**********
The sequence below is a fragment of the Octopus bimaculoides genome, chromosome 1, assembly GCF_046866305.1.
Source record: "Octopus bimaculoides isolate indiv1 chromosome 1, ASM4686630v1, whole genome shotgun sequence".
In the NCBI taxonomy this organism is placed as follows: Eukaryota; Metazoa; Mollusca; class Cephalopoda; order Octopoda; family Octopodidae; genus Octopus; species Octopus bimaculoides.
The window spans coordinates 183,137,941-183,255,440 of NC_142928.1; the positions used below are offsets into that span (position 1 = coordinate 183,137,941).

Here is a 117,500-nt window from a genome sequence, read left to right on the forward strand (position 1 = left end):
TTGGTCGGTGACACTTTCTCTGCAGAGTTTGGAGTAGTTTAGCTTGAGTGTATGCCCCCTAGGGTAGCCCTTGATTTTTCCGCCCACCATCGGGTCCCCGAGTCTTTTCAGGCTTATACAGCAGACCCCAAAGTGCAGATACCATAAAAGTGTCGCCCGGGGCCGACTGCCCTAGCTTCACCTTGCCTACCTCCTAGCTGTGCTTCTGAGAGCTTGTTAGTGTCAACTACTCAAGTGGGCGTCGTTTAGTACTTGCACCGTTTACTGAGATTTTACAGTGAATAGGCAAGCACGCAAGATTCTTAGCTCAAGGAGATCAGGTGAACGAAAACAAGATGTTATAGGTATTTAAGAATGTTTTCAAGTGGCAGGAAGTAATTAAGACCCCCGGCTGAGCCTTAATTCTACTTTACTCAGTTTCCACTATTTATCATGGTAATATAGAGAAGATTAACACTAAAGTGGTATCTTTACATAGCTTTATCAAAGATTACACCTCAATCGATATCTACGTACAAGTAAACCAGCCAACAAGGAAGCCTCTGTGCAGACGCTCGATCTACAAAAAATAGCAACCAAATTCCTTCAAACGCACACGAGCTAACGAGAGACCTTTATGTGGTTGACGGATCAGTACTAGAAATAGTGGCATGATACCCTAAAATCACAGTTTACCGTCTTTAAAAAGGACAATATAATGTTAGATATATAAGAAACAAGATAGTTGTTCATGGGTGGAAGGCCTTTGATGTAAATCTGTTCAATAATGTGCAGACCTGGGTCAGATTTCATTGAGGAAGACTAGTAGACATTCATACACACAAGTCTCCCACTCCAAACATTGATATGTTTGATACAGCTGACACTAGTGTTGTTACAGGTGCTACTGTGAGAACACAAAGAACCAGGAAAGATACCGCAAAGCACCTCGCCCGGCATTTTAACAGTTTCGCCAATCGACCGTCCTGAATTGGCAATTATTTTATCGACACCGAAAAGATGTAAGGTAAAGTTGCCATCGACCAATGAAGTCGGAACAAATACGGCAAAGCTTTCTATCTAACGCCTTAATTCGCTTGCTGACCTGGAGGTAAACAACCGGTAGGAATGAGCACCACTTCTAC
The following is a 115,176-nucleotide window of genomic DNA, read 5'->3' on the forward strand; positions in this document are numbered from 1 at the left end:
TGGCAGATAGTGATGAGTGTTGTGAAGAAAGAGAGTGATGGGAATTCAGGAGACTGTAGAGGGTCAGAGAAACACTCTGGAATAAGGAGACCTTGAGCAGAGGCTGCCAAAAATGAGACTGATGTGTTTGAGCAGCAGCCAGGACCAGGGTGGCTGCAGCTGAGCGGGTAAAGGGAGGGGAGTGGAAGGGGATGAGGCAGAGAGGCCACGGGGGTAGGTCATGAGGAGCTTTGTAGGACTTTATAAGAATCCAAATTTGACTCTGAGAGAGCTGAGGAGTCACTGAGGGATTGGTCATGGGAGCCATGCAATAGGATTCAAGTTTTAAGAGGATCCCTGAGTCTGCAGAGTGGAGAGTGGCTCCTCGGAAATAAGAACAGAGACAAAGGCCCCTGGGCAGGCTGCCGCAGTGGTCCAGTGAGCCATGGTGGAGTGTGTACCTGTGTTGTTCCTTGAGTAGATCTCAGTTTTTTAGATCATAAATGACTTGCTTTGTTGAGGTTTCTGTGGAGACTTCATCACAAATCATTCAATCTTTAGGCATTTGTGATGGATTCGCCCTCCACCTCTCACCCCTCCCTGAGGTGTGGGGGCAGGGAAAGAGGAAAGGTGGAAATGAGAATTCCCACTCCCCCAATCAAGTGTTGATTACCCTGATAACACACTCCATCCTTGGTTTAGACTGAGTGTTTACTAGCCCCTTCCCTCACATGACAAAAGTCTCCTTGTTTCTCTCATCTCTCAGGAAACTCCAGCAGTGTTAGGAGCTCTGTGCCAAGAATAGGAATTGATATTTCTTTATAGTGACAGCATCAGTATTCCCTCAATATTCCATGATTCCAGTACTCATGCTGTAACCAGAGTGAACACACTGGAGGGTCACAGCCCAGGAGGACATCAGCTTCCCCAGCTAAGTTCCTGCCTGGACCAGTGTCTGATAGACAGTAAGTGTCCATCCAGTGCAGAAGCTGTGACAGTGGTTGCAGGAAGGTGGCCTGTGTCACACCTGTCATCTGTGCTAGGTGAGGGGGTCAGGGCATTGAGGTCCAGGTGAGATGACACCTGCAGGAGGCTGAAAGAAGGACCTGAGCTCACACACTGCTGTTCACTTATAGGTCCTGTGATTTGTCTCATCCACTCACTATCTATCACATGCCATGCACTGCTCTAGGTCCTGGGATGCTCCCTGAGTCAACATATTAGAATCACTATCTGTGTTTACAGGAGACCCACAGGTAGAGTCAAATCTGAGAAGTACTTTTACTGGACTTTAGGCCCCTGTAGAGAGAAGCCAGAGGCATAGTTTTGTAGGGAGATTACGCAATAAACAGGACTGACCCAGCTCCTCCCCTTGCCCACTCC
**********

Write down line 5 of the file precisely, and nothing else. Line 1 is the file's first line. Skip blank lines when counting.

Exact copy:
Here is a 117,500-nt window from a genome sequence, read left to right on the forward strand (position 1 = left end):